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Artifacts Stolen From Kenya Decades Ago Are Returned

Throughout the 1980s, vigango, sacred wooden memorial statues, were stolen from Kenya, sold to art dealers and eventually arrived at tourist shops and museums.

Now, as part of a continuing effort to repatriate these looted cultural artifacts, officials from the Illinois State Museum and other museums and universities will visit Nairobi this week for a ceremony to recognize the return of the vigango to the National Museums of Kenya.

Sometimes as tall as seven feet, the vigango were often erected in front of a homestead in memory of a male elder in the Mijikenda community who had died. The memorials were not meant to be moved.

“These items are sacred and inalienable from the people who created them,” Brooke Morgan, a curator of anthropology at the museum, said in a statement. “Separating vigango from their rightful owners harms the spiritual well-being of the whole community.”

Members of the community revere the statues and often connect misfortunes such as illness, drought and crop failure to their absence, said Linda Giles, a former anthropology professor at Illinois State University who has researched the Mijikenda, among other coastal communities.

Museums around the world still hold and exhibit stolen items, despite a UNESCO treaty in 1970 halting the illicit trade of cultural artifacts and a growing awareness of repatriation, which supports returning artifacts to their home countries.

However, as repatriation continues to be a point of discussion and as institutions that have not done so face increasing scrutiny, more are beginning what can be a lengthy process to return items.

The taking of artifacts is the beginning of an erasure of a country’s religion and culture, said Veronica Waweru, a lecturer in African studies at Yale and an archaeologist doing fieldwork in Kenya.

“If you don’t see something, you’re likely to forget about it,” Dr. Waweru said. “Culture has to be maintained. If it’s not being created and maintained, you lose it.”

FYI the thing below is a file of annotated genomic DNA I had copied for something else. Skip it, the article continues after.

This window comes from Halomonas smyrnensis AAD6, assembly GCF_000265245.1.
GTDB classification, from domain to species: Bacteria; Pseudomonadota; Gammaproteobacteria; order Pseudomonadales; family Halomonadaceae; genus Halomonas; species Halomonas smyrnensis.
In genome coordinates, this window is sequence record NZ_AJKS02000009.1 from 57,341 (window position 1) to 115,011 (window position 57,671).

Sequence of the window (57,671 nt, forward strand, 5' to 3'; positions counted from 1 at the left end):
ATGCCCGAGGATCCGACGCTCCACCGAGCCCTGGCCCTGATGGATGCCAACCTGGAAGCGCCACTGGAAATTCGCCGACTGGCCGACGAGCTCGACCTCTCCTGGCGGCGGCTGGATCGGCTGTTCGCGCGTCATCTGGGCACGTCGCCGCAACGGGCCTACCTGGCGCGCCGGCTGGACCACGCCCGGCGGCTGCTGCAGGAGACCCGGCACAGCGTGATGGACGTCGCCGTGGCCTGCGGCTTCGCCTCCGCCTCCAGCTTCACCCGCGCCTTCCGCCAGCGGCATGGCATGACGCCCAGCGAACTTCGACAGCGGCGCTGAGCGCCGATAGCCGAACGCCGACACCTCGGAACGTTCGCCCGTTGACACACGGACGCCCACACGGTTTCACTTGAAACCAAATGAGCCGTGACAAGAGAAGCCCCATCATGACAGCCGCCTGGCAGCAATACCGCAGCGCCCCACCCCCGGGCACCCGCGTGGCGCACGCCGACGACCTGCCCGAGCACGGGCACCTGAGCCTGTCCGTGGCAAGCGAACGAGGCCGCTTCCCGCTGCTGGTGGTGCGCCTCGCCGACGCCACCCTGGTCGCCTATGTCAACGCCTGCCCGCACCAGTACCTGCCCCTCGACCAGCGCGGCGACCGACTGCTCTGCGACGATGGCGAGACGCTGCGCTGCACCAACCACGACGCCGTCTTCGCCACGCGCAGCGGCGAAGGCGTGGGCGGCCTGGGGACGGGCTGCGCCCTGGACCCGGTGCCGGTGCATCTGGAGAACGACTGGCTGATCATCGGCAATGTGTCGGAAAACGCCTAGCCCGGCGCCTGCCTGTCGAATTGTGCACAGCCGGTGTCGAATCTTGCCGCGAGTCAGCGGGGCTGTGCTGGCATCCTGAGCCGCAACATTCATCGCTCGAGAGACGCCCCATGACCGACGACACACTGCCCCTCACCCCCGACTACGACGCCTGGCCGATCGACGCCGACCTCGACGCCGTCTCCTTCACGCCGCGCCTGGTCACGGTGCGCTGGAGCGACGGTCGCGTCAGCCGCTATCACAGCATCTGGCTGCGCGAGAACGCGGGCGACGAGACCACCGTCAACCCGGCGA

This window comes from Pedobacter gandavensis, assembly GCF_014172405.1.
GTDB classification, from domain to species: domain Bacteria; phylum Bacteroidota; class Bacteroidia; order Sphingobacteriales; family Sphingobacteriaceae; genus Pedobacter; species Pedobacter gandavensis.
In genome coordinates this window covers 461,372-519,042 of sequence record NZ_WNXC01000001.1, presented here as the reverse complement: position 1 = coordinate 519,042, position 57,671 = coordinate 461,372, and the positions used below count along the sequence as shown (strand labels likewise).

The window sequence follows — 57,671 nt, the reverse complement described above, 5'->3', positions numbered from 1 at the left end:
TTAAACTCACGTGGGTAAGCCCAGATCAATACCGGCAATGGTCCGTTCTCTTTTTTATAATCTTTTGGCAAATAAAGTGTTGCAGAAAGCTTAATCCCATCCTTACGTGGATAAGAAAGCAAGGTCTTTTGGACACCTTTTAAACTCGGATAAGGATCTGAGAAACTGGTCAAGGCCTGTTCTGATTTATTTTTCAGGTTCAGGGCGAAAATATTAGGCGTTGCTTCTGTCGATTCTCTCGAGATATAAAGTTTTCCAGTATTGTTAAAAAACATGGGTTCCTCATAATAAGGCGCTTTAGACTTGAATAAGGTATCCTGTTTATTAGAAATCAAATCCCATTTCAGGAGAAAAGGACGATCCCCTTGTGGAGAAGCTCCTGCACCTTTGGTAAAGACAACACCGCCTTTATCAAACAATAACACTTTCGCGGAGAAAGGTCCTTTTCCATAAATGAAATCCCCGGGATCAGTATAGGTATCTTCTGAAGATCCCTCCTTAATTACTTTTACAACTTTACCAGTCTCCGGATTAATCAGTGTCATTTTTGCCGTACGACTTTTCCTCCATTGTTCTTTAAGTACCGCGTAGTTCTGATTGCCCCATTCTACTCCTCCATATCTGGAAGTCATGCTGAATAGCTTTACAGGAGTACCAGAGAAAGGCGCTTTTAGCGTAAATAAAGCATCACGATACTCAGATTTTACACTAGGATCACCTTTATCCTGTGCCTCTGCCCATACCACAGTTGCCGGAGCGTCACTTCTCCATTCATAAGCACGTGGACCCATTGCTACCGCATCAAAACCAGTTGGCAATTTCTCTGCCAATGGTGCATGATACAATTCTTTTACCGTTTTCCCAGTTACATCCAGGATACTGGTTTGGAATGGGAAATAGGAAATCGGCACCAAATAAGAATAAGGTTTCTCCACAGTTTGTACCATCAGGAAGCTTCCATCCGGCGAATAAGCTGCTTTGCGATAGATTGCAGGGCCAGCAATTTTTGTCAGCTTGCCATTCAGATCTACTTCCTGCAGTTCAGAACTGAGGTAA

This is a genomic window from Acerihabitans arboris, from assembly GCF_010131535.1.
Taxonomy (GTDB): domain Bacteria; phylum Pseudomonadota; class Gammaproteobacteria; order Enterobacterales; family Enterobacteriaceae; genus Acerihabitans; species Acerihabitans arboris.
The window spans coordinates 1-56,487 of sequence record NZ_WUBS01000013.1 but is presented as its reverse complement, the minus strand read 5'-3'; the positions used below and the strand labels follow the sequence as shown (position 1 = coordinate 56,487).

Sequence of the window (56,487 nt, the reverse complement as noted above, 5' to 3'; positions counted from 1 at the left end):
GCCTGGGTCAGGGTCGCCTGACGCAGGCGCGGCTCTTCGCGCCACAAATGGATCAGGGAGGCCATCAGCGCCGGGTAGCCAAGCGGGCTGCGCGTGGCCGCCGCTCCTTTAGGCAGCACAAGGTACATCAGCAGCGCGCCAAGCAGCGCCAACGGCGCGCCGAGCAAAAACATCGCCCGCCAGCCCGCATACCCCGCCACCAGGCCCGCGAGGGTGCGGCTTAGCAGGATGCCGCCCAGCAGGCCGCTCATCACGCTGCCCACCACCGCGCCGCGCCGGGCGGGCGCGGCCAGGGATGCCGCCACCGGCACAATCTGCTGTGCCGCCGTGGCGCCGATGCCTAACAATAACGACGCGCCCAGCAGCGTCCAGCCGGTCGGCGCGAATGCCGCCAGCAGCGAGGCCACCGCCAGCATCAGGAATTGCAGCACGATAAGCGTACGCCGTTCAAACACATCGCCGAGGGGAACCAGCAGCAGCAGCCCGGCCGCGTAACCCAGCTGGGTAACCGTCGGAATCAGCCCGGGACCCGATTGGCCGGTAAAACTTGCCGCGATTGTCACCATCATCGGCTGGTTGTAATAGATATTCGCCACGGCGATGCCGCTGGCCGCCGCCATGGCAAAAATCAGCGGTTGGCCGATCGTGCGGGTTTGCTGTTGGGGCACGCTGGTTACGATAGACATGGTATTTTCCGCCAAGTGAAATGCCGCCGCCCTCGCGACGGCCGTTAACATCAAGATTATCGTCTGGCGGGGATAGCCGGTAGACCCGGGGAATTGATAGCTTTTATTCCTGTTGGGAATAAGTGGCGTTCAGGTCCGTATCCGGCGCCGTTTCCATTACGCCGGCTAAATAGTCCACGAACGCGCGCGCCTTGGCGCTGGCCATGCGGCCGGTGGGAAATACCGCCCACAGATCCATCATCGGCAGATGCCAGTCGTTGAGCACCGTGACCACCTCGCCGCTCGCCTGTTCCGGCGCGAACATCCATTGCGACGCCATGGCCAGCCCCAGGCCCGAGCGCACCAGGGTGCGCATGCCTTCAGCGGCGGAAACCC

These sacred connections are why curators like Dr. Morgan of the Illinois State Museum believe these artifacts in museums should be returned.

“We just don’t have the right to them,” said Dr. Morgan, who was part of the team that returned the vigango. “They represent a spirit.”

Even after museums decide to repatriate artifacts, they must cut though a great deal of red tape to do so, Dr. Morgan said. When Dr. Morgan began working at the Illinois State Museum in 2018, she was told it was a priority to return the statues.

However, the museum held off for a while because the recipients would face exorbitant fees. The artifacts would be taxed upon entering the country because they are considered art.

For guidance, Dr. Morgan said, the museum had looked to the Denver Museum of Nature and Science, which was already years into the process of returning about 30 vigango in its own collection. This would leave the recipient facing a $40,000 import tariff, the Colorado NPR station KUNC reported in 2020.

In June 2022, the Illinois museum returned 37 vigango after two years of planning and coordinating and after it was able to secure a much lower fee for the memorials, which were taxed as cultural artifacts instead of as art.

For now, the National Museums of Kenya will hold the statues because it’s unclear who specifically owns them, Dr. Morgan said. The National Museums of Kenya did not immediately respond to request for comment.

Pinpointing who the artifacts belonged to before they were taken is often difficult, Dr. Giles said.

In 2003, Dr. Giles and Monica Udvardy, a researcher at the University of Kentucky, had tracked more than 300 vigango to American museums, Dr. Giles said. More have been found since then.

Dr. Giles said she was encouraged to see more museums return artifacts to their home countries.

“It takes a while, but it’s catching wind,” she said. “Museums are deciding they shouldn’t have these.”

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